Deaf Day: The Annual Festival Of Deaf Culture Returns To City Lit

By Sponsor Last edited 14 months ago

Looks like this article is a bit old. Be aware that information may have changed since it was published.

Last Updated 25 March 2023

Deaf Day: The Annual Festival Of Deaf Culture Returns To City Lit

This is a sponsored article on behalf of City Lit.

British Sign Language: a male tutor leads a class
City Lit tutor and Deaf historian Peter Brown

Celebrate 25 years of Deaf Day, the festival of Deaf culture!

Whatever your hearing abilities, the annual Deaf Day at City Lit is a welcoming, educational and life-affirming event. 2023 marks the festival's 25th year, and promises to be extra special.

This free event on Saturday 15 April brings together people from all over the UK, representing all walks of life. It's a perfect opportunity to socialise with members of the Deaf community, while uncovering helpful information and opportunities.

The event is open to anyone, including those who were born Deaf, and those who've suffered a degree of hearing loss. Carers, friends, family and those who work with the Deaf community are also very welcome. Or perhaps you're interested in learning sign language, or are just curious about the learning opportunities offered at City Lit. Give it a go!

What to expect at Deaf Day

City Lit in London: visitors arrive and a car is parked outside

The fact that Deaf Day has reached its Silver Jubilee stands testament to how popular it has become with the Deaf community. Last year's event was attended by some 2,000 people.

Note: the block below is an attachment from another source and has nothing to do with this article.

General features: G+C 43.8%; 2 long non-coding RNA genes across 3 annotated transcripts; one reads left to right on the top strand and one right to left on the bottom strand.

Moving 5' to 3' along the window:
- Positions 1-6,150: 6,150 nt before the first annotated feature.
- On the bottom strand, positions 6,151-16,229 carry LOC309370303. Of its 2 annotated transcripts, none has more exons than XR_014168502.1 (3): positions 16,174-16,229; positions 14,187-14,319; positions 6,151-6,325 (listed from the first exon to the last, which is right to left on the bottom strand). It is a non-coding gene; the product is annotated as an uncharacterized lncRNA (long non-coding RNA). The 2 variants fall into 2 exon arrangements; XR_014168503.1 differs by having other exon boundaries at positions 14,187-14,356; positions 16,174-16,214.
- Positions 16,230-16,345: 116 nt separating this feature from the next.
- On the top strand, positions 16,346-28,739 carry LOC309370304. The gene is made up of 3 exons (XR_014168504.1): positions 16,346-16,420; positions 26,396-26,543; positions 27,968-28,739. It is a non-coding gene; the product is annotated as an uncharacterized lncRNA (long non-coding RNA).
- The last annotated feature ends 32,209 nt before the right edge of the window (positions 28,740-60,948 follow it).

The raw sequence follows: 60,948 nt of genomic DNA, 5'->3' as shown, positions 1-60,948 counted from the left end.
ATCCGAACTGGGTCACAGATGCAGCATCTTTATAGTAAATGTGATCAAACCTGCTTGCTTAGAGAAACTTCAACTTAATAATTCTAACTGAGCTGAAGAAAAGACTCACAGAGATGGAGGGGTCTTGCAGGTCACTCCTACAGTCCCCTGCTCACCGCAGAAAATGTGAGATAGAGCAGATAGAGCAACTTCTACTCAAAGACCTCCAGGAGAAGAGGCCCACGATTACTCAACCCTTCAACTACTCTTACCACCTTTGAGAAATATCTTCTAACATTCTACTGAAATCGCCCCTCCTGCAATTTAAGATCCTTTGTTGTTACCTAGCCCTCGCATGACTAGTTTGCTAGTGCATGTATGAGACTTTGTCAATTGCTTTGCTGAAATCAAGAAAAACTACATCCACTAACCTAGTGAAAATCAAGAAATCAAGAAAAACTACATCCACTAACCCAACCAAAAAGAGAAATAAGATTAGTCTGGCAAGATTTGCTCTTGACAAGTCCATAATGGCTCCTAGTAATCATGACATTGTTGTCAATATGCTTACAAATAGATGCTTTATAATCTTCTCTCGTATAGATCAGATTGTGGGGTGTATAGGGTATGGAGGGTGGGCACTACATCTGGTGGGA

First and foremost, this is an opportunity to mingle, network and make new friends. As well as meeting other members of the Deaf community, you can also chat to various organisations and charities from across the UK, who will be interested to hear about your needs and circumstances.

Yoga class: a small class of people in a wooden floored room perform yoga exercises
There's a City Lit workshop of yoga for Deaf people

Throughout the day, you can also drop in on taster sessions and workshops from a variety of City Lit's courses, including British Sign Language, lipreading and yoga for Deaf people. You can also enjoy a talk on Deaf History with City Lit tutor Peter Brown.

Head to the City Lit Gallery to see an exhibition by Deaf photographer (and former City Lit student) Stephen Iliffe. His portrait collection is entitled Deaf Mosaic, reflecting the community's kaleidoscope mix of class, ethnicity, diversity, religion, and different ways of life. One highlight is the new portrait of City Lit Fellow Dame Evelyn Glennie, a profoundly Deaf percussionist.

Portrait photograph of percussionist Evelyn Glennie holding a conical percussion instrument
Portrait of Dame Evelyn Glennie by Stephen Iliffe

A long, successful history with the Deaf community

When it comes to supporting the Deaf community, City Lit has a long and well-recognised history. The college was founded in 1919, and it immediately organised lipreading courses for soldiers deafened in the trenches of the first world war. City Lit's Centre for Deaf Education has since grown to become the largest of its kind in Europe, winning awards for its support for Deaf people and those with hearing loss.

Be part of this continuing success by visiting Deaf Day this April.

Deaf Day runs at City Lit, 1-10 Keeley Street, London WC2B 4BA on Saturday 15 April. Entrance is free, and places for course taster sessions can be pre-booked. All images courtesy of City Lit